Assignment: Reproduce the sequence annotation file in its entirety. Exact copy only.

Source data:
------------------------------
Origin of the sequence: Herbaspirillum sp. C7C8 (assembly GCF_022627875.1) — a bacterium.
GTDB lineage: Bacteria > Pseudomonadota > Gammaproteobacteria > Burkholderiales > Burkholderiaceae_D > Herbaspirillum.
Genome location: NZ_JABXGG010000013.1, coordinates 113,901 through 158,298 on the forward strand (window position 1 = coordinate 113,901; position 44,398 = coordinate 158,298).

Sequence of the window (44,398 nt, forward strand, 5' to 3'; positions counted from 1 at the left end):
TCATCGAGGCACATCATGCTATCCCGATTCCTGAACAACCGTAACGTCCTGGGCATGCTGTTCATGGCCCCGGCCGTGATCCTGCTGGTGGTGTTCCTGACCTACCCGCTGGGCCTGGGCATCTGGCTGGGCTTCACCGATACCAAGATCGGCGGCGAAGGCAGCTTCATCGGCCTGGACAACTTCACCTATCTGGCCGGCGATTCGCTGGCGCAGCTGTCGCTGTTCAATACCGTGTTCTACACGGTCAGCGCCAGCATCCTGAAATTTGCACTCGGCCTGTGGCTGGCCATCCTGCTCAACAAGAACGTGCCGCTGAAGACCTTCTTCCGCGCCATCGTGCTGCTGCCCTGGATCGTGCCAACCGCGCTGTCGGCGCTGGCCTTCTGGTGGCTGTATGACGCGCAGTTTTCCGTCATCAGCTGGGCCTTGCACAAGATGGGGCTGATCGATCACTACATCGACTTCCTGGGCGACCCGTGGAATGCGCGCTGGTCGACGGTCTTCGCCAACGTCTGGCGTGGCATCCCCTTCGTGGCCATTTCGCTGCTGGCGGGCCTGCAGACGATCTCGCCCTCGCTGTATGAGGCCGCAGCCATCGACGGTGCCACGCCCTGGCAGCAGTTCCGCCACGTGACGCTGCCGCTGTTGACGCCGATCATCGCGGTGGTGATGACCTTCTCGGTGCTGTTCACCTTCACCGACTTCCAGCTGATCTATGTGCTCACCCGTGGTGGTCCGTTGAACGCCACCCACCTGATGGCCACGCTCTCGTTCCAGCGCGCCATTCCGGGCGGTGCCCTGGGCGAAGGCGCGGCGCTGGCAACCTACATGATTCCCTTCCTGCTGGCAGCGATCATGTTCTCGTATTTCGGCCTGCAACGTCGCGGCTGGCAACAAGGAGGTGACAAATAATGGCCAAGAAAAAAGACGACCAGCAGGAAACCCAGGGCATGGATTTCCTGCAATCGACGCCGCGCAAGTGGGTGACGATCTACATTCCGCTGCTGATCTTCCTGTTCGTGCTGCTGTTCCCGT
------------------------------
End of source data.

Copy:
Origin of the sequence: Herbaspirillum sp. C7C8 (assembly GCF_022627875.1) — a bacterium.
GTDB lineage: Bacteria > Pseudomonadota > Gammaproteobacteria > Burkholderiales > Burkholderiaceae_D > Herbaspirillum.
Genome location: NZ_JABXGG010000013.1, coordinates 113,901 through 158,298 on the forward strand (window position 1 = coordinate 113,901; position 44,398 = coordinate 158,298).

Sequence of the window (44,398 nt, forward strand, 5' to 3'; positions counted from 1 at the left end):
TCATCGAGGCACATCATGCTATCCCGATTCCTGAACAACCGTAACGTCCTGGGCATGCTGTTCATGGCCCCGGCCGTGATCCTGCTGGTGGTGTTCCTGACCTACCCGCTGGGCCTGGGCATCTGGCTGGGCTTCACCGATACCAAGATCGGCGGCGAAGGCAGCTTCATCGGCCTGGACAACTTCACCTATCTGGCCGGCGATTCGCTGGCGCAGCTGTCGCTGTTCAATACCGTGTTCTACACGGTCAGCGCCAGCATCCTGAAATTTGCACTCGGCCTGTGGCTGGCCATCCTGCTCAACAAGAACGTGCCGCTGAAGACCTTCTTCCGCGCCATCGTGCTGCTGCCCTGGATCGTGCCAACCGCGCTGTCGGCGCTGGCCTTCTGGTGGCTGTATGACGCGCAGTTTTCCGTCATCAGCTGGGCCTTGCACAAGATGGGGCTGATCGATCACTACATCGACTTCCTGGGCGACCCGTGGAATGCGCGCTGGTCGACGGTCTTCGCCAACGTCTGGCGTGGCATCCCCTTCGTGGCCATTTCGCTGCTGGCGGGCCTGCAGACGATCTCGCCCTCGCTGTATGAGGCCGCAGCCATCGACGGTGCCACGCCCTGGCAGCAGTTCCGCCACGTGACGCTGCCGCTGTTGACGCCGATCATCGCGGTGGTGATGACCTTCTCGGTGCTGTTCACCTTCACCGACTTCCAGCTGATCTATGTGCTCACCCGTGGTGGTCCGTTGAACGCCACCCACCTGATGGCCACGCTCTCGTTCCAGCGCGCCATTCCGGGCGGTGCCCTGGGCGAAGGCGCGGCGCTGGCAACCTACATGATTCCCTTCCTGCTGGCAGCGATCATGTTCTCGTATTTCGGCCTGCAACGTCGCGGCTGGCAACAAGGAGGTGACAAATAATGGCCAAGAAAAAAGACGACCAGCAGGAAACCCAGGGCATGGATTTCCTGCAATCGACGCCGCGCAAGTGGGTGACGATCTACATTCCGCTGCTGATCTTCCTGTTCGTGCTGCTGTTCCCGT